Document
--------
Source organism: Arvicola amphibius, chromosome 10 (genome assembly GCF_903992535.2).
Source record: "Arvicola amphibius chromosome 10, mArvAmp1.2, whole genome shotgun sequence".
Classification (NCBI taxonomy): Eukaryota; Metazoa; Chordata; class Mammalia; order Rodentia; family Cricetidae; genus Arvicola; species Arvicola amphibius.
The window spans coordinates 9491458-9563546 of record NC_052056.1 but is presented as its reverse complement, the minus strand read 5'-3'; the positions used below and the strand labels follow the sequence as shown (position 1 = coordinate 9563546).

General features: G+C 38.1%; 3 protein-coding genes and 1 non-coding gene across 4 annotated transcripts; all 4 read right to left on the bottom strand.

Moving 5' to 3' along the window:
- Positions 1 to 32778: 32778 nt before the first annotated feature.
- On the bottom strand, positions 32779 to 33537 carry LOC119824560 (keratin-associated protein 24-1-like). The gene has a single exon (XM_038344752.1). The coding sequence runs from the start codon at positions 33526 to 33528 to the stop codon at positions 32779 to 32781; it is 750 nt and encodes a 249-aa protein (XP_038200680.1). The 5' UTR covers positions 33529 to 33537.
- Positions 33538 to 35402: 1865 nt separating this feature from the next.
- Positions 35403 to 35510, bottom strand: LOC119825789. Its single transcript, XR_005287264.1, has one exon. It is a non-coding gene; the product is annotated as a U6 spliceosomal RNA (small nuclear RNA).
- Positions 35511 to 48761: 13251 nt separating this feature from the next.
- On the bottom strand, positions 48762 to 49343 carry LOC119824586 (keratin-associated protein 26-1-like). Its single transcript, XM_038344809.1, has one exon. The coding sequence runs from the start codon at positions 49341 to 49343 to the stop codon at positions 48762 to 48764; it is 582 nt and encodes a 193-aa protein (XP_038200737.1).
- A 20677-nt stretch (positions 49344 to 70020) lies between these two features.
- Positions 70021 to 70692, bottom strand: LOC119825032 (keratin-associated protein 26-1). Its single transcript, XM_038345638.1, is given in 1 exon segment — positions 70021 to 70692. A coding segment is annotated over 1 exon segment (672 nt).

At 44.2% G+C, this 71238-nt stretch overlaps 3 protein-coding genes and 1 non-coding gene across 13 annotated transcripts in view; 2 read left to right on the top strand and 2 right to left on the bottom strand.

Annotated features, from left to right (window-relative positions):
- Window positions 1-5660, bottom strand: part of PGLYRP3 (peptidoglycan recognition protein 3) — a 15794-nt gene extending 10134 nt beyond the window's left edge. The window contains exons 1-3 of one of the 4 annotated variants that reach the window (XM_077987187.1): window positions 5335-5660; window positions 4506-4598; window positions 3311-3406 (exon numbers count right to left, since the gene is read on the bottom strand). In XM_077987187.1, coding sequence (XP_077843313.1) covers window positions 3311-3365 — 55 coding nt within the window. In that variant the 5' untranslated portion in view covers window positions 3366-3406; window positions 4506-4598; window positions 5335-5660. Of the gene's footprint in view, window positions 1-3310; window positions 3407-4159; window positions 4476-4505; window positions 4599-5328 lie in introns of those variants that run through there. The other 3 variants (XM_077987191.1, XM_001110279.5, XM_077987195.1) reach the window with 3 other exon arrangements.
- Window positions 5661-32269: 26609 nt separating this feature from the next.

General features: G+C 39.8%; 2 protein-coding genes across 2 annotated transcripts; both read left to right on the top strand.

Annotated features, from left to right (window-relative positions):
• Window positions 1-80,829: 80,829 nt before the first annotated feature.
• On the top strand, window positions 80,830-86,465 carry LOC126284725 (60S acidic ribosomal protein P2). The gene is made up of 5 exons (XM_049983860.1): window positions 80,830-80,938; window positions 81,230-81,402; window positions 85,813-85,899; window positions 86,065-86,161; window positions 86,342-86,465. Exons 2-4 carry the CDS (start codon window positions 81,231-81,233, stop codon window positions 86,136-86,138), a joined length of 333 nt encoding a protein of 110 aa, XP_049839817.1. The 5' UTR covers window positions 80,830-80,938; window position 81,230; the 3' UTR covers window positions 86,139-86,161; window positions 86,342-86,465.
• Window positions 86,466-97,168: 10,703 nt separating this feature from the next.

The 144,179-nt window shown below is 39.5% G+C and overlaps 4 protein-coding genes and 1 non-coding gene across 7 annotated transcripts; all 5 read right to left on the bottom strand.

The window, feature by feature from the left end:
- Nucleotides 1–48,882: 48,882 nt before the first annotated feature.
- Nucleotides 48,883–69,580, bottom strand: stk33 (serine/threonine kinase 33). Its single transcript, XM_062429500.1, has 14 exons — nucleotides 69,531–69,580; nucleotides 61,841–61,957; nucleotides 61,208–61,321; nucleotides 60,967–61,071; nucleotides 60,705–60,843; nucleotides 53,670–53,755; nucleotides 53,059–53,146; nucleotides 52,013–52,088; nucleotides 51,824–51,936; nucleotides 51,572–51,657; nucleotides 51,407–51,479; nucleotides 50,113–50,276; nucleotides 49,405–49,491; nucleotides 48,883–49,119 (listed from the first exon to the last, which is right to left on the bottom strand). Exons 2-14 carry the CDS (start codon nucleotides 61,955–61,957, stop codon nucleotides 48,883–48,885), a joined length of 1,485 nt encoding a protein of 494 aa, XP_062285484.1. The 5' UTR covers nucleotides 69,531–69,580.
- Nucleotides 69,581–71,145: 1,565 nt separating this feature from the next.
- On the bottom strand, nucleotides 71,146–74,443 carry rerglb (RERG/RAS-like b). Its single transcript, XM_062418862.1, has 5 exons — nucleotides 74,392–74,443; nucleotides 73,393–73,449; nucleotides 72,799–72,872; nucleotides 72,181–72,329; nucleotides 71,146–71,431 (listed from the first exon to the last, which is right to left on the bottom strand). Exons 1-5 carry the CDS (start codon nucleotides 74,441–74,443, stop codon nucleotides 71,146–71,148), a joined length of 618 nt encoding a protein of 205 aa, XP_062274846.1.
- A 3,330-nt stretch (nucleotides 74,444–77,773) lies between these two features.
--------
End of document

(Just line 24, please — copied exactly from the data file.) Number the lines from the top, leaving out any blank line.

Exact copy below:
The 144,179-nt window shown below is 39.5% G+C and overlaps 4 protein-coding genes and 1 non-coding gene across 7 annotated transcripts; all 5 read right to left on the bottom strand.